3. Be Mindful of what Can Be Recycled

When you open a package or can, ask yourself whether it can be recycled.

Third, be mindful of what you are doing. Just as we are to pray without ceasing, we should act without ceasing to think. When you open a package or can, ask yourself whether it can be recycled. The key is the universal recycling symbol found on items which are recyclable.  I am amazed at the volume of materials my family is able to recycle; we turn collected items in several times a week. Recycling has reduced the amount of garbage we throw away by a significant amount. The flip side to this happy discovery is the ugly realization that there is a mountain of garbage being created on a daily basis when recycling is not practiced. The U.S. only recycles around one third of its waste. A much higher percentage could be achieved if we would only stop to think about what we are doing.

4. Get Motivated to Care for the Earth

Fourth, get motivated. When I was growing up, the only thing my family ever recycled was newspapers. And the only reason we did that was because my elementary school had a newspaper drive with a prize for the class that collected the most papers. With the right motivation, you would be surprised to find how diligent you can be about recycling. For positive motivation, consider how pleased God is to know you are taking care of the Earth with which He entrusted you. If negative motivation is more likely to spur you, consider how disappointed God would be if He did a “garden” inspection and reported how much of what is creating an eyesore in it is attributed to your waste.

Therefore if any man be in Christ, he is a new creature: old things are passed away; behold, all things are become new. 2 Corinthians 5:17

An added benefit to recycling is a spiritual lesson. God is the original recycler. No, He does not recycle aluminum cans or newspapers, but he does recycle humans. God takes us in our sinful condition and turns us into new creatures through Christ.  (2 Cor. 5:17)  He could have put us out on the street like yesterday’s garbage headed to the fiery incinerator of hell. Mercifully, He chose to allow us the opportunity to continue life in a new form. Every time you pick up a recyclable item, ask yourself:  “Would God see this is as garbage or as a new item in the rough?”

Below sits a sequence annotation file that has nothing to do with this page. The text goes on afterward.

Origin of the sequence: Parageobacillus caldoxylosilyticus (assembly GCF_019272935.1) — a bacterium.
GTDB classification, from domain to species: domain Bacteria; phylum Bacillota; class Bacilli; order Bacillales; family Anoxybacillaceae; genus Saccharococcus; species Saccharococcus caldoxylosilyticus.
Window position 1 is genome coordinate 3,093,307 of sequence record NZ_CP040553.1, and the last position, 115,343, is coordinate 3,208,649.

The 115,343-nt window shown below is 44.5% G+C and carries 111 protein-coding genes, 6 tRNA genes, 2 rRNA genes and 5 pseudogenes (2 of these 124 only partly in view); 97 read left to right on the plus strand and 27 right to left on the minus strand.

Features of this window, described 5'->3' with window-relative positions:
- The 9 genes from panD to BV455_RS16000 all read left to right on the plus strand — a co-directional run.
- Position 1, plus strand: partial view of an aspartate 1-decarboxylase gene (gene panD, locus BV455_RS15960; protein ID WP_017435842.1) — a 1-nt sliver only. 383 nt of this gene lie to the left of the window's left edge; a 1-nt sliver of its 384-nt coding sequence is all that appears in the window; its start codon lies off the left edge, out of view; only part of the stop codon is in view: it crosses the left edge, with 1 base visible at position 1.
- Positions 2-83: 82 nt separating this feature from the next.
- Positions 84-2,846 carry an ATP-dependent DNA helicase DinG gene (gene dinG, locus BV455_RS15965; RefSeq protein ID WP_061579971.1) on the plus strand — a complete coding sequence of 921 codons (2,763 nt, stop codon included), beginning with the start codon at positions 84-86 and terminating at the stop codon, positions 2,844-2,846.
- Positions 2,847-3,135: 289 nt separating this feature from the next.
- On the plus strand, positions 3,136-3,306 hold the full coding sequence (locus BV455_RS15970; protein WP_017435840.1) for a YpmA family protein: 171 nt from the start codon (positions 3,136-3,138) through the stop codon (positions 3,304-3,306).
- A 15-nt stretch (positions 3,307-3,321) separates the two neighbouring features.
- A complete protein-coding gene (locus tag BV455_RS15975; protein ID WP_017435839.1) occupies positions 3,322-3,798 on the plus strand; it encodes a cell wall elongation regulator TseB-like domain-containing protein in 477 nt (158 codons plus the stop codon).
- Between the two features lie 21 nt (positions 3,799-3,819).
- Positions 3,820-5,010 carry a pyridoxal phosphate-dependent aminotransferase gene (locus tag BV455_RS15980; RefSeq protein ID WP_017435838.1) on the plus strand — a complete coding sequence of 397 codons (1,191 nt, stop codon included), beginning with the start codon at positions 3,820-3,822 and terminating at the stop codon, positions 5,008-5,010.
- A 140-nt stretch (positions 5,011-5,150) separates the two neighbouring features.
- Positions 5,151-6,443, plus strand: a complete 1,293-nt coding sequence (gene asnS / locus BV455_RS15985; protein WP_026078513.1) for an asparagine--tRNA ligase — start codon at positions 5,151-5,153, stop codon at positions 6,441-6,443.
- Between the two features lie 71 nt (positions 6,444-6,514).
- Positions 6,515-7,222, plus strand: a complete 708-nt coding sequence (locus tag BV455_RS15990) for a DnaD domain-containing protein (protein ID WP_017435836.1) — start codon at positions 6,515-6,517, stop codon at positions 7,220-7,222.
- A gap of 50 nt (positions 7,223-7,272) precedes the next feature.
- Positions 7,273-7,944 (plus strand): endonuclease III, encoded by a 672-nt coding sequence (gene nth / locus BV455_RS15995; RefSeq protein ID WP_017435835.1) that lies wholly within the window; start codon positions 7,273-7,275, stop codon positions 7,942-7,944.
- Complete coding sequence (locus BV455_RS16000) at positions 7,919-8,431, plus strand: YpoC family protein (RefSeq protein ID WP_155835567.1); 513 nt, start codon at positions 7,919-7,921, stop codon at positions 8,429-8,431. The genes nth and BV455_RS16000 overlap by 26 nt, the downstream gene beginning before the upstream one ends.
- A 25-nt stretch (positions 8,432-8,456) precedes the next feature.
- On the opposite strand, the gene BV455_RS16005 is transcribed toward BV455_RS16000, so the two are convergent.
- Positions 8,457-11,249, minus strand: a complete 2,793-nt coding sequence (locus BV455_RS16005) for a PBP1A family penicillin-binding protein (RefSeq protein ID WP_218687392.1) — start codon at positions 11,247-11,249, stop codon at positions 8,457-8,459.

The international recycling symbol tells God’s recycling story; this symbol makes a circuit starting at the top, moving down, across and back to the top. In God’s recycling program, He reaches down to us through Jesus; Jesus’ blood washes over us and moves us in a new direction. As redeemed and new creations, we send our love and appreciation up to God. One way to express our love and appreciation is to take care of His Earth through recycling.  he Earth was good when He made it (Gen. 1:31); we need to recycle to keep our Father’s world in good condition for Him.

 

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Alice H. Murray, a Florida adoption attorney with over 25 years of experience, writes non-fiction. She has penned articles for legal professional magazines, her local paper, and a mission magazine. Alice also won an American Bar Association haiku contest. A non-fiction piece of hers was published in Short And Sweet, and a fiction piece was published in Short And Sweet Too. A third piece has been selected for inclusion in another in the Short And Sweet series due out in July 2018. Alice has a manuscript, “Ho Ho Holy Humor—Devotions For A Cheerful Reader,” completed and ready for publication. She blogs regularly at aliceinwonderingland.wordpress.com and tweets as @dawgatty.